Do your kids really need vitamins?

There are tons of children’s vitamins and supplements these days. But does your kid really need them?

Angela Sayers remembers sneaking down to the basement with her brother when they were kids and eating handfuls of yummy Flintstone’s vitamins. If their mom had known about this, she would have freaked.

“I ate jars of them as a kid. I loved them,” Sayers recalls. Now a mom herself, she gives her seven-year-old daughter, Zoe, supplements, including vitamin D3 to boost her immune system, omega-3s for brain development and a probiotic to aid digestion. And she is extra careful to keep the tasty liquids out of Zoe’s reach.

“I look at vitamins as an insurance policy to round out what we’re doing in our diet,” says Sayers, a holistic nutritionist in Calgary. “We eat a healthy diet and the supplements are a backup. Zoe has never had anything more than a cold, knock on wood.”

So many parents today give their children something — whether a Dora-the-Explorer-shaped multivitamin or a gummy calcium supplement, it’s hard to know which came first: parental demand for kids’ pills, or vitamin manufacturers pushing everything from chewable fibre supplements to vitamin D drops. It’s also difficult for moms and dads to decide which, if any, vitamins and supplements their kids actually need. Should children be gobbling down a daily gummy cocktail?

Based on the findings of the 2004 Canadian Community Health Survey, a new Health Canada report, published in 2012, found that the diets of Canadian children do contain adequate amounts of most vitamins and minerals, with the notable exception of vitamin D and calcium. The report also found that nearly one-quarter of kids ages four to eight had inadequate intakes of calcium, while more than one-third of boys ages nine to 18 and more than two-thirds of girls of the same age weren’t getting enough of the bone-building mineral. Additionally, the report expressed concern that children might not be meeting their needs for fibre, and that toddlers weren’t getting enough fat in their diets.

While most paediatricians agree that a parent’s first line of defence should be diet, they acknowledge that our busy schedules make it hard for us to get healthy meals — instead of processed snacks and energy drinks — into our kids. At the same time, health research has taken off, and doctors and the general public have learned a lot more about the importance of nutrients.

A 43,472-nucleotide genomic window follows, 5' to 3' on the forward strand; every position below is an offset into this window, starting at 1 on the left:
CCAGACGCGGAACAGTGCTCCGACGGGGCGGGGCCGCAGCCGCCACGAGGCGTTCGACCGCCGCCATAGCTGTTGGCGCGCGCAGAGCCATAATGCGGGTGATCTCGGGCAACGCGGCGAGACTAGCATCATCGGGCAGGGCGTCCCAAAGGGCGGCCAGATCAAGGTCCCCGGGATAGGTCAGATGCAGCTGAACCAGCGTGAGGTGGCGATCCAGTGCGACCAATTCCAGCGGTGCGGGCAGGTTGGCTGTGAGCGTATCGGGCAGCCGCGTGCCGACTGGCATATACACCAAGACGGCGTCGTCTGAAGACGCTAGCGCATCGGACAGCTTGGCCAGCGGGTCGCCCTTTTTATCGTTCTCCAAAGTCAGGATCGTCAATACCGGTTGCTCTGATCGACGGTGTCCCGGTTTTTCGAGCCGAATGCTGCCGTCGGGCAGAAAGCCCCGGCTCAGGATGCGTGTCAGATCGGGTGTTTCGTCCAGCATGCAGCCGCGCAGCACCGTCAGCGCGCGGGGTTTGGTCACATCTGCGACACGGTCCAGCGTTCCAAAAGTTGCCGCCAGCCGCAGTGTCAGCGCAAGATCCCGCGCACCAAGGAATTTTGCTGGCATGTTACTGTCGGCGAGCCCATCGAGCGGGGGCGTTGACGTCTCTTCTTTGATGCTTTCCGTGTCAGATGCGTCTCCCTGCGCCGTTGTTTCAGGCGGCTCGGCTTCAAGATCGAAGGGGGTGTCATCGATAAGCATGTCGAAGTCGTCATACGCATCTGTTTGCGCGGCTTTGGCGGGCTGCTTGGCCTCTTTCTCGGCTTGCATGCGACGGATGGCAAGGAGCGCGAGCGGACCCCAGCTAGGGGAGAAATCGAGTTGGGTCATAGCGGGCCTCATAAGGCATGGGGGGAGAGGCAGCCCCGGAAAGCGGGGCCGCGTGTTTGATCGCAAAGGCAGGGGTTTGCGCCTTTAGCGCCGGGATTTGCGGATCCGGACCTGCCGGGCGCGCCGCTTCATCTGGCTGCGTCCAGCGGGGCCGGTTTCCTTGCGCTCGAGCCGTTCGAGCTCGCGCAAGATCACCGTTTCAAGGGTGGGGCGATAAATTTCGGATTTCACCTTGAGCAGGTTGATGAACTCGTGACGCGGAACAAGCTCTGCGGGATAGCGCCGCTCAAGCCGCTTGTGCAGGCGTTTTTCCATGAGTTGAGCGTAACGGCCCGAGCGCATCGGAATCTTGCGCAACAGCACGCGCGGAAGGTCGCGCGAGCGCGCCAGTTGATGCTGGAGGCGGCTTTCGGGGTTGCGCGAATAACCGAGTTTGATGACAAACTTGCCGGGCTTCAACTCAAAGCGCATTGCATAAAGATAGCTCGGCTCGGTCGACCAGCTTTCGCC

“If you eat healthy foods like fish, fruit and vegetables, you don’t need a supplement, except for vitamin D,” says Peter Nieman, a paediatrician in Calgary and the founder of healthykids.ca.

Still, only 10 percent of his patients are eating in what he terms the “ideal world” of 10 servings of fruit and vegetables a day, two to four cups of milk or other dairy, and two servings of fish a week. He says 30 percent are trying to eat better diets, but the reality is, “they cannot sustain it. They’re tired, they travel or they’re sick of wars with picky eaters. They fall back on what I call a ‘security blanket.’ The default setting for a lot of people, more than 50 percent, is a multivitamin,” says Nieman. “You can do better than a multivitamin.”

Registered dietitian Jackie McKenzie agrees. Multivitamins contain low doses of vitamins A, B, C, D and E, as well as some minerals, but most children are meeting those requirements (except for D) through diet. The Barrie, Ont., nutrition consultant, who has worked with Life Science Nutritionals (the company that makes the IronKids line of supplements for children), says parents need to look at what many children aren’t getting enough of — vitamin D, calcium, omega-3s and fibre. They should then appraise the family’s weekly meal plan and decide which of those their kids might be lacking.
“Take a good look at your child’s diet and see a health professional if you are concerned,” says McKenzie. “Even most vitamin companies would say, ‘We want you to eat good food… and the vitamins would supplement that if necessary.’’

 

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Vitamin D

Touted as a preventative miracle vitamin for everything from cancer and diabetes to heart disease and multiple sclerosis, vitamin D is made naturally by the body through sun exposure. The problem in Canada is that we live so far north that we don’t get enough sun for eight months of the year, and in the summer, we cover our children in sunscreen. “Because of this sun phobia, people overdo it and kids don’t get their vitamin D,” says Nieman.